Fiestas de Santa Teresa

Fiestas de Santa Teresa (Procession, 2007)

The festivities of Santa Teresa last almost the entire month of October. The proclamation is done by the mayor in the Plaza Mayor, accompanied by some celebrity. After the proclamation was organized in the same place a musical performance with renowned singers.

The festival program includes several musical concerts, a fairground, bullfights, passacaglia, processions of the fan groups, chocolate with churros and liturgical acts naturally focus on the day of the patroness, on 15 October with multitudinous mass presided by Bishop, then celebrated a great procession, headed the image of Santa Teresa with the Virgin of La Caridad, and is accompanied by all the authorities of Ávila, civil and military, and several bands music. The procession takes place between the Cathedral of Ávila and Santa Teresa Church. Takes place the day before the "Procession Girl" from the Iglesian de Santa Teresa to the cathedral.


Chuletón de Ávila  [es]

Typical dishes of the town and region are "Judías del Barco", "Chuletón de Ávila", "Patatas revolconas" and "Yemas de Santa Teresa". Also worth mentioning is "Hornazo", "Bun stuffed with sausage, bacon, steak and eggs", "Mollejas de ternera" or the "Cochinillo", which can be found in the capital and in Arévalo.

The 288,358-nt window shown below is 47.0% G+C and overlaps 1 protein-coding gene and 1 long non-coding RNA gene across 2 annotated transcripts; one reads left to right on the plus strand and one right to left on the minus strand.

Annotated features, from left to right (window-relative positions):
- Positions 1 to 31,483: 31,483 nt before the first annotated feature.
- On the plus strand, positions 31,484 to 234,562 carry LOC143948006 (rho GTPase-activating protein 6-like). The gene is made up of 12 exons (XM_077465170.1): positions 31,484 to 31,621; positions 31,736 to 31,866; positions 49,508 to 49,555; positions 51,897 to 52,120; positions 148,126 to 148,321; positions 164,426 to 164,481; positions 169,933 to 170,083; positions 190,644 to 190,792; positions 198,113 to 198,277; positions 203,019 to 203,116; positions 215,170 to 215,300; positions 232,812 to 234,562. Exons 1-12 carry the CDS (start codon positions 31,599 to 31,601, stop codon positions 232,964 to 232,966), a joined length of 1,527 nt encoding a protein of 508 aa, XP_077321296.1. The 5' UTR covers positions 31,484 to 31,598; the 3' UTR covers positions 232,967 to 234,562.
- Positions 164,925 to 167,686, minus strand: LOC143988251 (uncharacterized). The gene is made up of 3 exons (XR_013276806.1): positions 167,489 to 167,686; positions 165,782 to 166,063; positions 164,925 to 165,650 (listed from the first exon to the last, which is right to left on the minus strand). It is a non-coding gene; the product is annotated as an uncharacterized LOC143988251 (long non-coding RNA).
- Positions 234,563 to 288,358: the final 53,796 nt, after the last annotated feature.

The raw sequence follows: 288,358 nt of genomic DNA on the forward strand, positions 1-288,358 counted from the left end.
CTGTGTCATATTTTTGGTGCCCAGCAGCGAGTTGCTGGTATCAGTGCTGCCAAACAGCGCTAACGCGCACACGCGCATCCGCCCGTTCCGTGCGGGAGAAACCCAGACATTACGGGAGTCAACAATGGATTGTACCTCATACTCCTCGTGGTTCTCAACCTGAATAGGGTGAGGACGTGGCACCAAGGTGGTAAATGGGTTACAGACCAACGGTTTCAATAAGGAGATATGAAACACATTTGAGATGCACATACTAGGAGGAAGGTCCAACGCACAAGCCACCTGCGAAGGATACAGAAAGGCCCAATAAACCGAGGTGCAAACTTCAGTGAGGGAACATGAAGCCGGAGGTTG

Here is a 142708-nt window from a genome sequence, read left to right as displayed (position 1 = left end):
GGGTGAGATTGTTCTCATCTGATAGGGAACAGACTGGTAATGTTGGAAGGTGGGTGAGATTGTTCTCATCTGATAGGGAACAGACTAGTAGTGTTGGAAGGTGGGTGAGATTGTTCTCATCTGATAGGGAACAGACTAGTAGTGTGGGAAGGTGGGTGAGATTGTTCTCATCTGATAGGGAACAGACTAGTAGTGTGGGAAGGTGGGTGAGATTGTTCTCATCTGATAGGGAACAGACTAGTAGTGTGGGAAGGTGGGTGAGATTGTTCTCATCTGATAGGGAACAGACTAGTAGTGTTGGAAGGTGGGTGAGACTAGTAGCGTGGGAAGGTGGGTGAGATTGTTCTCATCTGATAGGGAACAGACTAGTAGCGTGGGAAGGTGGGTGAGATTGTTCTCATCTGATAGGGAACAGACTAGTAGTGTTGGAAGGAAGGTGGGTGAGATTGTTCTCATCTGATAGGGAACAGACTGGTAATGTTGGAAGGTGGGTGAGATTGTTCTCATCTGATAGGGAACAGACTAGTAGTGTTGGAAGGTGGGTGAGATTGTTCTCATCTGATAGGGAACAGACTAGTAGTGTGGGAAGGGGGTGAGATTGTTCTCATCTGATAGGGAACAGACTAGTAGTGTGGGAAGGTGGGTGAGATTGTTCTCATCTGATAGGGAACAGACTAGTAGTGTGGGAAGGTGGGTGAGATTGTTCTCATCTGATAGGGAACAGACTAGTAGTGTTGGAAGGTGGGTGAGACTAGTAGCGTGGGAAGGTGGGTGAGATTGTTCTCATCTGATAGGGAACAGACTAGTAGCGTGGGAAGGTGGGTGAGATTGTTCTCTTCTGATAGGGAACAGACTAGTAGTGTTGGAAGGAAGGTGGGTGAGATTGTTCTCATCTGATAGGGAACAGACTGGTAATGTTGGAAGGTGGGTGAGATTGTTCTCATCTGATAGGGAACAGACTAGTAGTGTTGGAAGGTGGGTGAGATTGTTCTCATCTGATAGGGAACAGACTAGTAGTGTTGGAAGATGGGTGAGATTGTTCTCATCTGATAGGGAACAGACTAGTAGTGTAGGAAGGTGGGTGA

Yemas de Santa Teresa

This sweet can always be found in the traditional pastry shop "La Flor de Castilla". In the other bakeries in the town it is produced under the name "Yemas de Ávila", or simply "Yemas", produced as its name indicates from egg yolk.

Chuletón de Ávila

This is a grilled ribeye steak, best cooked rare, which can be enjoyed in any hotel in the town. It is made from Avileña-Negra ibérica, an indigenous black cow known for its excellent meat, whose fame transcends the borders of the province and the country.

Twin towns – sister cities

Ávila is twinned with:


A train at the Ávila railway station

The Ávila Railway Station serves the town. The closest airport is Adolfo Suárez in Madrid-Barajas. The city can be reached via the A-6 from Madrid. The city itself can be explored on foot.

See also


  1. ^ Municipal Register of Spain 2018. National Statistics Institute.
  2. ^ "Teresa of Ávila, St". Lexico UK English Dictionary. Oxford University Press.[dead link]
  3. ^ "Ávila". Collins English Dictionary. HarperCollins. Retrieved 1 July 2019.